Plans for a new database of 300,000 pairs of twins have been unveiled by researchers at Kings College London. The £20 million TwinBank project will be ten times larger than the biggest twin samples assembled previously and will allow scientists to investigate the genetic and environmental origins of disease and behaviour through comparisons of identical and non-identical twins on an unprecedented scale.
Identical twins are genetic clones of each other and occur when an embryo divides in two, whereas non-identical or fraternal twins share no more DNA than ordinary siblings as they occur when two separate eggs are ovulated and fertilised. Because both types of twins share the same womb and experience the same family background, comparisons made between them can yield important insights into heritability and the age old argument of nature versus nurture. If identical twins share a trait more commonly than fraternal sets, it is highly probable to have a genetic component.
Identical twins are more similar to one another than fraternal pairs in all manner of human traits such as IQ (intelligence quotient), political conservatism, religiosity, homosexuality and personality indicators such as extroversion and neuroticism. They are also more likely to be concordant for medical conditions such as heart disease, autism, diabetes, migraine and many cancers. However, research into the genetics of rare diseases such as schizophrenia, leukaemia and motor neuron disease, would require a registry of hundreds of thousands of twins in order to be confident of finding enough pairs who are affected. The size of TwinBank would enable twin studies to investigate these rare medical conditions, which affect one in 100 people or fewer.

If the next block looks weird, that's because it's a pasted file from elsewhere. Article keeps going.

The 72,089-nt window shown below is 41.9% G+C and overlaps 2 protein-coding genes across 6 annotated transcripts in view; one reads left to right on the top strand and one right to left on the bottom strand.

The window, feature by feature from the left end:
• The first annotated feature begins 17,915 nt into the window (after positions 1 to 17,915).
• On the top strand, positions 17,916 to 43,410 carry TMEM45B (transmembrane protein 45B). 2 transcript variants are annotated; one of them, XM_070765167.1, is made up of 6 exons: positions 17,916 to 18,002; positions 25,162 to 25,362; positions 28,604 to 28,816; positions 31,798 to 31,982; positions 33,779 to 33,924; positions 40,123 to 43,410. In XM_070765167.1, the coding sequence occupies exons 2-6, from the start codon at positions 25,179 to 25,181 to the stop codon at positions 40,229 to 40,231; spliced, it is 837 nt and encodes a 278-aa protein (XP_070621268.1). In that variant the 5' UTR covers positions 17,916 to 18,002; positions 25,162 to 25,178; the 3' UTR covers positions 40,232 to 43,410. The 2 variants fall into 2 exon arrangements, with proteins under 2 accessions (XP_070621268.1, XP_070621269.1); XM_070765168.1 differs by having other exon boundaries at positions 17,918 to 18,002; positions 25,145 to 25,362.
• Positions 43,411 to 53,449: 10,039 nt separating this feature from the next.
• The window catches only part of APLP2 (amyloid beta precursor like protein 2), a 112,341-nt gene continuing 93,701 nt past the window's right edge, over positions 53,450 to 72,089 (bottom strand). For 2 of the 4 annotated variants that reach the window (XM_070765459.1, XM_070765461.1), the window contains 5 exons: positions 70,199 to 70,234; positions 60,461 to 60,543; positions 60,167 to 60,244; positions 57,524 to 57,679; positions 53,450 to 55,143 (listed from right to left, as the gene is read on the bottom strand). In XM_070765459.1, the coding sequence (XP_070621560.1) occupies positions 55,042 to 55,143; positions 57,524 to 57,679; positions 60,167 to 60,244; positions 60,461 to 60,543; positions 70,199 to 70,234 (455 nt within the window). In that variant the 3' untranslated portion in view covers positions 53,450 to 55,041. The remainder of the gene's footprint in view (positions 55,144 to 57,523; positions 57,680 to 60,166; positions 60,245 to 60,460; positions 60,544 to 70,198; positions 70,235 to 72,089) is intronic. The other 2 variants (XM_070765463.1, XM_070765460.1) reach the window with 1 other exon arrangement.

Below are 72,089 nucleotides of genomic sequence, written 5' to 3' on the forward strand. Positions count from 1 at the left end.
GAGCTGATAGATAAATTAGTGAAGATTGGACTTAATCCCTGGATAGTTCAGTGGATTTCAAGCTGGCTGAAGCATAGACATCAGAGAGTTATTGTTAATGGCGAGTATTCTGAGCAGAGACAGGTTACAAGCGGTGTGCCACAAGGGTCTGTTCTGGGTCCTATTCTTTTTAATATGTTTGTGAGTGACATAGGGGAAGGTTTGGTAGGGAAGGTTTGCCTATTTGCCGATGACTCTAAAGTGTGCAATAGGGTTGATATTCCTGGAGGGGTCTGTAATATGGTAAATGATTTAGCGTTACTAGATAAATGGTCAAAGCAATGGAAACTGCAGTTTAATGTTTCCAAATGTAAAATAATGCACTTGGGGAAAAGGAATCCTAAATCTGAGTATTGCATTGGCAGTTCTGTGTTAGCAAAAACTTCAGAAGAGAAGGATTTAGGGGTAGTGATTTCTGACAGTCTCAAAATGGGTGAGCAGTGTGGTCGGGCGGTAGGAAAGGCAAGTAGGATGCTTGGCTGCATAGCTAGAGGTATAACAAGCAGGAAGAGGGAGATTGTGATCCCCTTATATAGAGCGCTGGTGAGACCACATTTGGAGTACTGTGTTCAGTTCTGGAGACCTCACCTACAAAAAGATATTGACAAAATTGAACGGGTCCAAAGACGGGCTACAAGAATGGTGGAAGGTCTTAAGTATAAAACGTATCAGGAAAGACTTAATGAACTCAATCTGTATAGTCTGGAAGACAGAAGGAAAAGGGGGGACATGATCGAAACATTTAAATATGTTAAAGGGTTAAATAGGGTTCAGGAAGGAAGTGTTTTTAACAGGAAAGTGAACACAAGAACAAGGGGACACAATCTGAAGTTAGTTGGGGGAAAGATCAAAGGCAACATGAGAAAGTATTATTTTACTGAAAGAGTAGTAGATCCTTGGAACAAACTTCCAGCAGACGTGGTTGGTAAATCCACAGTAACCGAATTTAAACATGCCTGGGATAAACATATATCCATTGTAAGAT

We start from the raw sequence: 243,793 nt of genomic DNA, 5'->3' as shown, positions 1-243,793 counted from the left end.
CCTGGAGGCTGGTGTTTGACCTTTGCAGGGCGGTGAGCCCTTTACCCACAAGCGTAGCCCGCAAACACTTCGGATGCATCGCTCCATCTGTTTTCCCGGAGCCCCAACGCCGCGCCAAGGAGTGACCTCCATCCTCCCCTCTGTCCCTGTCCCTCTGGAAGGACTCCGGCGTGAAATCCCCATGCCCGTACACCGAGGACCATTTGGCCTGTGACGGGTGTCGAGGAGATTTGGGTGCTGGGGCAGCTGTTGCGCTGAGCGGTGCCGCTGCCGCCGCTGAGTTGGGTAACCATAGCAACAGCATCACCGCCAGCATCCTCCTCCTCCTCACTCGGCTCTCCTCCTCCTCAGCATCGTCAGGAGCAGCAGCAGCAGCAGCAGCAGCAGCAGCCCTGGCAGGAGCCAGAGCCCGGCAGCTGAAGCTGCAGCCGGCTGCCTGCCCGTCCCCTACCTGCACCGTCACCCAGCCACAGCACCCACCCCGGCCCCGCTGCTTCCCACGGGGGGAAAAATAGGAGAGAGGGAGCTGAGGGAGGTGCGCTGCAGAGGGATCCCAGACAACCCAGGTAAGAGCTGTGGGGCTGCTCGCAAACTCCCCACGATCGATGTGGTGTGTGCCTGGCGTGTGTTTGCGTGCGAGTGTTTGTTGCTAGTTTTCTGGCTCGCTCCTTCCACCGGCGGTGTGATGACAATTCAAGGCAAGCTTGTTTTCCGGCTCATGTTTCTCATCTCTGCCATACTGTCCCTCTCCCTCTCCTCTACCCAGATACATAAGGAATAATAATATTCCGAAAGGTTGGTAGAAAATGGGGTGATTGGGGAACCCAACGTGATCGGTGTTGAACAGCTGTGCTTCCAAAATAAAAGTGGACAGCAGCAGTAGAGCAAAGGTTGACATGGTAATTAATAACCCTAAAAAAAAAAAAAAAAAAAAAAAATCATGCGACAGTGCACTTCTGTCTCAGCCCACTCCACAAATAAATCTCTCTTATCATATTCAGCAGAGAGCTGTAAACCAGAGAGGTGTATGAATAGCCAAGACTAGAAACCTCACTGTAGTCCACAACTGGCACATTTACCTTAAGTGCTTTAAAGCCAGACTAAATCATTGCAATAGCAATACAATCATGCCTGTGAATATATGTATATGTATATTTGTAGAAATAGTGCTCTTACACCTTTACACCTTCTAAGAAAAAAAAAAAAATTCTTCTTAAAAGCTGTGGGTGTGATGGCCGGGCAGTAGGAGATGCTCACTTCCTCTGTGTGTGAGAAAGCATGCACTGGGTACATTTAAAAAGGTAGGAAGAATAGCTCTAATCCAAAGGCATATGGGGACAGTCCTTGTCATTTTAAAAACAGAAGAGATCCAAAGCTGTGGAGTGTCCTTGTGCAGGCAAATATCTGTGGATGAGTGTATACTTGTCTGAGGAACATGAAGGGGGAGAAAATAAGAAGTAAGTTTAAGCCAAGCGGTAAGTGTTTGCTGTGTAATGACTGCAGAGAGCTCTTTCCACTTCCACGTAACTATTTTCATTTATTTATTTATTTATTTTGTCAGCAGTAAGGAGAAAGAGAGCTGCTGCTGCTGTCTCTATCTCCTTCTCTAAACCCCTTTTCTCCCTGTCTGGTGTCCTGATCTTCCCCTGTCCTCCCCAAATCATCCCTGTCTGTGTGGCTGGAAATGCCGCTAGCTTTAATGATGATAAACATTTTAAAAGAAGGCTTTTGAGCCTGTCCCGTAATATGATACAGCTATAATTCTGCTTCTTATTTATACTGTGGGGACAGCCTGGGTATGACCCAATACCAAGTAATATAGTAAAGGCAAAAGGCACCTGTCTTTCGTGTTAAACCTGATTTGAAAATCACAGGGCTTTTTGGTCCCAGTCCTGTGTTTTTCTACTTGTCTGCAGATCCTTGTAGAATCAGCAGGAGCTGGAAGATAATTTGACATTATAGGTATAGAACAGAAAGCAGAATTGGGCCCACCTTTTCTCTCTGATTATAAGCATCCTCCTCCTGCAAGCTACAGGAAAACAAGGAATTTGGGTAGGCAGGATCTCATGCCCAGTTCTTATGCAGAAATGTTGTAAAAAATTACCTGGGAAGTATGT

A further opportunity will be to investigate epigenetics, a process by which the activity of genes is regulated by chemical markings. Identical twins have the same raw DNA code, but their epigenetic programming is different. TwinBank will help scientists to investigate this for clues to disease. Other applications could include examining the effects of social issues such as parenting, education and the effects of poverty.
There are an estimated 640,000 sets of twins in Britain and the study aims to contact 500,000 of these with the hope of recruiting 300,000 of them to the database. DNA and other health data on the twins would also be collected through the NHS and held confidentially, with participants free to withdraw from the scheme at any time.
The initiative was designed by Robert Plomin, Professor of Behavioural Genetics, and Tim Spector, Professor of Genetic Epidemiology, and the NHS has approved the idea and organised a pilot study. 'TwinBank would give us unprecedented opportunities to study the genetic and environmental factors that influence human health and behaviour,' Professor Plomin said, adding: 'It would be a dream resource.'